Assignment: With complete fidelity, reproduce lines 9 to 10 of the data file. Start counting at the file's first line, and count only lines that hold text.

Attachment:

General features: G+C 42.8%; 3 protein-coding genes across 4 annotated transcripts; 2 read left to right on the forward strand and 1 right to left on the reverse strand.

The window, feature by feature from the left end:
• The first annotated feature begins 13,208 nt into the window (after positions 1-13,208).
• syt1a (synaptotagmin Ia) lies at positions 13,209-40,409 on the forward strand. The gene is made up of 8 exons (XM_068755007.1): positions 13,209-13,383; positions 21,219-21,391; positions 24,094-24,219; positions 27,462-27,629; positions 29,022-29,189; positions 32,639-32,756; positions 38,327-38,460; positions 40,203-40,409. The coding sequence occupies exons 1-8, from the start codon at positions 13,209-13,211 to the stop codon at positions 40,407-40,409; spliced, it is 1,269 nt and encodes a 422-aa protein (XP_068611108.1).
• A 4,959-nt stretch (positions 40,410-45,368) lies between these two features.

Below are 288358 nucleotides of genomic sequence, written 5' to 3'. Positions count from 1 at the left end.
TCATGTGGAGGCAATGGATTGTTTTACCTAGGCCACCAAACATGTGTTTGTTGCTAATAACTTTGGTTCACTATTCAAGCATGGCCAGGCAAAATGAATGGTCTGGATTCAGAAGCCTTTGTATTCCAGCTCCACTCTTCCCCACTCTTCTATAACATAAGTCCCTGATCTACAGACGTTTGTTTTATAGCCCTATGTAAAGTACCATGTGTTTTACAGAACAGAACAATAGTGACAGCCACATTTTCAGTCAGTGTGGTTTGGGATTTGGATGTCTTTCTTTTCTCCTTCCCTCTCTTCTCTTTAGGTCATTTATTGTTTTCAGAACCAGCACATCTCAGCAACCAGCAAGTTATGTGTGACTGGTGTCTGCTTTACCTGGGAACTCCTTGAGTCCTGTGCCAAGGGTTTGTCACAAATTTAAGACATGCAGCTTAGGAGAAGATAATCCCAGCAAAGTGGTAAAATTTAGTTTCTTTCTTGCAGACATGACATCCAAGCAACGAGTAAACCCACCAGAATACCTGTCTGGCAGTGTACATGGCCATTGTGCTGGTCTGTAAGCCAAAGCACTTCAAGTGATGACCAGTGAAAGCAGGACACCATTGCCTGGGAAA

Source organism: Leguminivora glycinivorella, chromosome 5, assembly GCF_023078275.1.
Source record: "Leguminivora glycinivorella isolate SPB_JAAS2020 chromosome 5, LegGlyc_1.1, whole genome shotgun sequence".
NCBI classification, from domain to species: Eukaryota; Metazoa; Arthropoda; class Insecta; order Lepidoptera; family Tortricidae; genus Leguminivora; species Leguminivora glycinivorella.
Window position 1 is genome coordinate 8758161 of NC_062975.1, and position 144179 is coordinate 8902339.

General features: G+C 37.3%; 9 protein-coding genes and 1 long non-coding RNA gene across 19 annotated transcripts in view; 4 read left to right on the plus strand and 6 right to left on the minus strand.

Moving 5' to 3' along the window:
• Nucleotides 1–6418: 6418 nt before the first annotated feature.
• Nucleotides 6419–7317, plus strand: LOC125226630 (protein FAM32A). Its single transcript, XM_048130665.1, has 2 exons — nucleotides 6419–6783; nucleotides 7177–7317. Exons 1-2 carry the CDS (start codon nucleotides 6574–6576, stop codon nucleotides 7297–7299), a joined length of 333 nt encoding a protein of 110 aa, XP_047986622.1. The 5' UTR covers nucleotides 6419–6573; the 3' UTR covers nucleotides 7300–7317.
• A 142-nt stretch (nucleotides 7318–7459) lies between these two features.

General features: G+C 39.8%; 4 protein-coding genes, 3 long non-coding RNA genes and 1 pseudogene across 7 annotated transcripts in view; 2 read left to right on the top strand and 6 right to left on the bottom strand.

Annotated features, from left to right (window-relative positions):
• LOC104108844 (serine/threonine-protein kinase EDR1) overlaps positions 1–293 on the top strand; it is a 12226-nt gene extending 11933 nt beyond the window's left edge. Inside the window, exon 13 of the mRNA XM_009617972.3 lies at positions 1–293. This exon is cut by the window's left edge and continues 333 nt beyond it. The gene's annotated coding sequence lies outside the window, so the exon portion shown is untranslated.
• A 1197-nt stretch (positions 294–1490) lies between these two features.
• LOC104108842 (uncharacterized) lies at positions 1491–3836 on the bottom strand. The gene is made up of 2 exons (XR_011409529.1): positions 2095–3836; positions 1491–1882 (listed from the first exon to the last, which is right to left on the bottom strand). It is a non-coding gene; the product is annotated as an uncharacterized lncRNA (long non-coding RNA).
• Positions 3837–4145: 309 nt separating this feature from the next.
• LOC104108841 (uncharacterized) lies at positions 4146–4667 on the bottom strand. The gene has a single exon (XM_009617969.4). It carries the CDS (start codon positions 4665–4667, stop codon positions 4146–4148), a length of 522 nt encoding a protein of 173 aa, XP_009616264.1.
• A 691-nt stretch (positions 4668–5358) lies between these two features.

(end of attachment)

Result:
Source record: "Leguminivora glycinivorella isolate SPB_JAAS2020 chromosome 5, LegGlyc_1.1, whole genome shotgun sequence".
NCBI classification, from domain to species: Eukaryota; Metazoa; Arthropoda; class Insecta; order Lepidoptera; family Tortricidae; genus Leguminivora; species Leguminivora glycinivorella.